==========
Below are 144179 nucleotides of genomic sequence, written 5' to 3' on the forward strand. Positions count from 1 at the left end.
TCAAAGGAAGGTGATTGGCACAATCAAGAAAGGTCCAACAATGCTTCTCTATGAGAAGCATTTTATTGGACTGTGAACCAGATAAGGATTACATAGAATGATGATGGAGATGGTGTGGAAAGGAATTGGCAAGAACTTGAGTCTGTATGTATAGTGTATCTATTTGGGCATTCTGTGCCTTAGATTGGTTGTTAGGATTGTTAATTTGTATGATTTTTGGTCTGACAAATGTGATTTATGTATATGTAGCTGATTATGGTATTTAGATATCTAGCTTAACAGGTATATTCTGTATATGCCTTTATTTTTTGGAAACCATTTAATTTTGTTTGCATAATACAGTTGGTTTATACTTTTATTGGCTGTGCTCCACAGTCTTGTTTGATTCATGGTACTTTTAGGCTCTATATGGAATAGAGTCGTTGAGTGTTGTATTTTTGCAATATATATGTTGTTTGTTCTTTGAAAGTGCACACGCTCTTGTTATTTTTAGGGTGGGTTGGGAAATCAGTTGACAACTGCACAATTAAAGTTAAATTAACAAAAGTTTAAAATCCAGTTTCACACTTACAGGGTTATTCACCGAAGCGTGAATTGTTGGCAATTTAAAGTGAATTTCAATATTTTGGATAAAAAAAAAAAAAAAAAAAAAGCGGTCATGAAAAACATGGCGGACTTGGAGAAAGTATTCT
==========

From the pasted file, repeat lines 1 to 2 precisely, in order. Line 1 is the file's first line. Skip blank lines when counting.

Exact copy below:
Below are 144179 nucleotides of genomic sequence, written 5' to 3' on the forward strand. Positions count from 1 at the left end.
TCAAAGGAAGGTGATTGGCACAATCAAGAAAGGTCCAACAATGCTTCTCTATGAGAAGCATTTTATTGGACTGTGAACCAGATAAGGATTACATAGAATGATGATGGAGATGGTGTGGAAAGGAATTGGCAAGAACTTGAGTCTGTATGTATAGTGTATCTATTTGGGCATTCTGTGCCTTAGATTGGTTGTTAGGATTGTTAATTTGTATGATTTTTGGTCTGACAAATGTGATTTATGTATATGTAGCTGATTATGGTATTTAGATATCTAGCTTAACAGGTATATTCTGTATATGCCTTTATTTTTTGGAAACCATTTAATTTTGTTTGCATAATACAGTTGGTTTATACTTTTATTGGCTGTGCTCCACAGTCTTGTTTGATTCATGGTACTTTTAGGCTCTATATGGAATAGAGTCGTTGAGTGTTGTATTTTTGCAATATATATGTTGTTTGTTCTTTGAAAGTGCACACGCTCTTGTTATTTTTAGGGTGGGTTGGGAAATCAGTTGACAACTGCACAATTAAAGTTAAATTAACAAAAGTTTAAAATCCAGTTTCACACTTACAGGGTTATTCACCGAAGCGTGAATTGTTGGCAATTTAAAGTGAATTTCAATATTTTGGATAAAAAAAAAAAAAAAAAAAAAGCGGTCATGAAAAACATGGCGGACTTGGAGAAAGTATTCT